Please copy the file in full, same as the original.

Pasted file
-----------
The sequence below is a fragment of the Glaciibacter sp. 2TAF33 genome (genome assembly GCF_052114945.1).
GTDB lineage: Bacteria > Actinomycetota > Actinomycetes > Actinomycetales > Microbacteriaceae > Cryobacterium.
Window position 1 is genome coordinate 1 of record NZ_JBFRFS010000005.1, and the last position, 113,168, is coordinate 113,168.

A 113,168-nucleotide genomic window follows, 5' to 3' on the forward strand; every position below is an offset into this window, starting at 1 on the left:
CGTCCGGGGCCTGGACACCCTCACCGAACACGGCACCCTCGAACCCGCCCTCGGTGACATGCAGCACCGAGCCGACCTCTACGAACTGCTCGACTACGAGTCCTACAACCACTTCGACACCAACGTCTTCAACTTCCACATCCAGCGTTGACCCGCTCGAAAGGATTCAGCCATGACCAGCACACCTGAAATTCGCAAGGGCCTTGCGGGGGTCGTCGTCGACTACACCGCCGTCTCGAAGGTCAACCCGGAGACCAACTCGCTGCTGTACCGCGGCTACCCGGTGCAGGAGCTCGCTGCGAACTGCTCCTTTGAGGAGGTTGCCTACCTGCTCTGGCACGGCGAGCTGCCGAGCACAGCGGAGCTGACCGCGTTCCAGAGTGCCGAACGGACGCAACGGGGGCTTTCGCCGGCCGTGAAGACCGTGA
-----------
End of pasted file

The sequence below is a fragment of the Glaciibacter sp. 2TAF33 genome (genome assembly GCF_052114945.1).
GTDB lineage: Bacteria > Actinomycetota > Actinomycetes > Actinomycetales > Microbacteriaceae > Cryobacterium.
Window position 1 is genome coordinate 1 of record NZ_JBFRFS010000005.1, and the last position, 113,168, is coordinate 113,168.

A 113,168-nucleotide genomic window follows, 5' to 3' on the forward strand; every position below is an offset into this window, starting at 1 on the left:
CGTCCGGGGCCTGGACACCCTCACCGAACACGGCACCCTCGAACCCGCCCTCGGTGACATGCAGCACCGAGCCGACCTCTACGAACTGCTCGACTACGAGTCCTACAACCACTTCGACACCAACGTCTTCAACTTCCACATCCAGCGTTGACCCGCTCGAAAGGATTCAGCCATGACCAGCACACCTGAAATTCGCAAGGGCCTTGCGGGGGTCGTCGTCGACTACACCGCCGTCTCGAAGGTCAACCCGGAGACCAACTCGCTGCTGTACCGCGGCTACCCGGTGCAGGAGCTCGCTGCGAACTGCTCCTTTGAGGAGGTTGCCTACCTGCTCTGGCACGGCGAGCTGCCGAGCACAGCGGAGCTGACCGCGTTCCAGAGTGCCGAACGGACGCAACGGGGGCTTTCGCCGGCCGTGAAGACCGTGA